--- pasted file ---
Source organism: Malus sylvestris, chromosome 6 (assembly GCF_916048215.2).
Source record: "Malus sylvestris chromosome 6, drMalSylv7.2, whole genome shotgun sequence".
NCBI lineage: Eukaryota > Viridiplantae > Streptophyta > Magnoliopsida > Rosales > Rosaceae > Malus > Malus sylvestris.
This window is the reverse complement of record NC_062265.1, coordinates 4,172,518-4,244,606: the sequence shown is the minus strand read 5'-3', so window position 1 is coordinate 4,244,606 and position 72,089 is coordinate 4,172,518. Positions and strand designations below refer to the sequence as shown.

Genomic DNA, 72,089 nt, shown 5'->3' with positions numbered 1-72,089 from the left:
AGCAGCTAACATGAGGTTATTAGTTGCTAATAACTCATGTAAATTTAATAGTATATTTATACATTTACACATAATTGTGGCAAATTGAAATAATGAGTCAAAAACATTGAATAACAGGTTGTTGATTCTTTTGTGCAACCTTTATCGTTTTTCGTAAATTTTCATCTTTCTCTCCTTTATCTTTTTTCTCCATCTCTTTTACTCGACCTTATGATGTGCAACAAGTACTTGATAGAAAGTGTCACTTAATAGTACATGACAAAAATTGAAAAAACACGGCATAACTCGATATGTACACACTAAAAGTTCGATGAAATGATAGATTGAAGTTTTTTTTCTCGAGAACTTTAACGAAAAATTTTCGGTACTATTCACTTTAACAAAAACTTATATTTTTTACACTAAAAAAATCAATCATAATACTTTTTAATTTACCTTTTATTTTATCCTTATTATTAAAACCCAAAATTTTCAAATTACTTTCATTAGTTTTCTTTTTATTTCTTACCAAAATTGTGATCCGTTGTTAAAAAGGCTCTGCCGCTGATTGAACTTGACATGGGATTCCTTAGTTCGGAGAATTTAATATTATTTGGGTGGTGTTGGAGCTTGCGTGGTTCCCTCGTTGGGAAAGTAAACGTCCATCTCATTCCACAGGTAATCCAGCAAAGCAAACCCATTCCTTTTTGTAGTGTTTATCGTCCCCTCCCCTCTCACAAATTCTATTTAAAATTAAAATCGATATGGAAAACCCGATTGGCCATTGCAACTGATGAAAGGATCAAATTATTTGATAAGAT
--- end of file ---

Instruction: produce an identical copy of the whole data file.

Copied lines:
Source organism: Malus sylvestris, chromosome 6 (assembly GCF_916048215.2).
Source record: "Malus sylvestris chromosome 6, drMalSylv7.2, whole genome shotgun sequence".
NCBI lineage: Eukaryota > Viridiplantae > Streptophyta > Magnoliopsida > Rosales > Rosaceae > Malus > Malus sylvestris.
This window is the reverse complement of record NC_062265.1, coordinates 4,172,518-4,244,606: the sequence shown is the minus strand read 5'-3', so window position 1 is coordinate 4,244,606 and position 72,089 is coordinate 4,172,518. Positions and strand designations below refer to the sequence as shown.

Genomic DNA, 72,089 nt, shown 5'->3' with positions numbered 1-72,089 from the left:
AGCAGCTAACATGAGGTTATTAGTTGCTAATAACTCATGTAAATTTAATAGTATATTTATACATTTACACATAATTGTGGCAAATTGAAATAATGAGTCAAAAACATTGAATAACAGGTTGTTGATTCTTTTGTGCAACCTTTATCGTTTTTCGTAAATTTTCATCTTTCTCTCCTTTATCTTTTTTCTCCATCTCTTTTACTCGACCTTATGATGTGCAACAAGTACTTGATAGAAAGTGTCACTTAATAGTACATGACAAAAATTGAAAAAACACGGCATAACTCGATATGTACACACTAAAAGTTCGATGAAATGATAGATTGAAGTTTTTTTTCTCGAGAACTTTAACGAAAAATTTTCGGTACTATTCACTTTAACAAAAACTTATATTTTTTACACTAAAAAAATCAATCATAATACTTTTTAATTTACCTTTTATTTTATCCTTATTATTAAAACCCAAAATTTTCAAATTACTTTCATTAGTTTTCTTTTTATTTCTTACCAAAATTGTGATCCGTTGTTAAAAAGGCTCTGCCGCTGATTGAACTTGACATGGGATTCCTTAGTTCGGAGAATTTAATATTATTTGGGTGGTGTTGGAGCTTGCGTGGTTCCCTCGTTGGGAAAGTAAACGTCCATCTCATTCCACAGGTAATCCAGCAAAGCAAACCCATTCCTTTTTGTAGTGTTTATCGTCCCCTCCCCTCTCACAAATTCTATTTAAAATTAAAATCGATATGGAAAACCCGATTGGCCATTGCAACTGATGAAAGGATCAAATTATTTGATAAGAT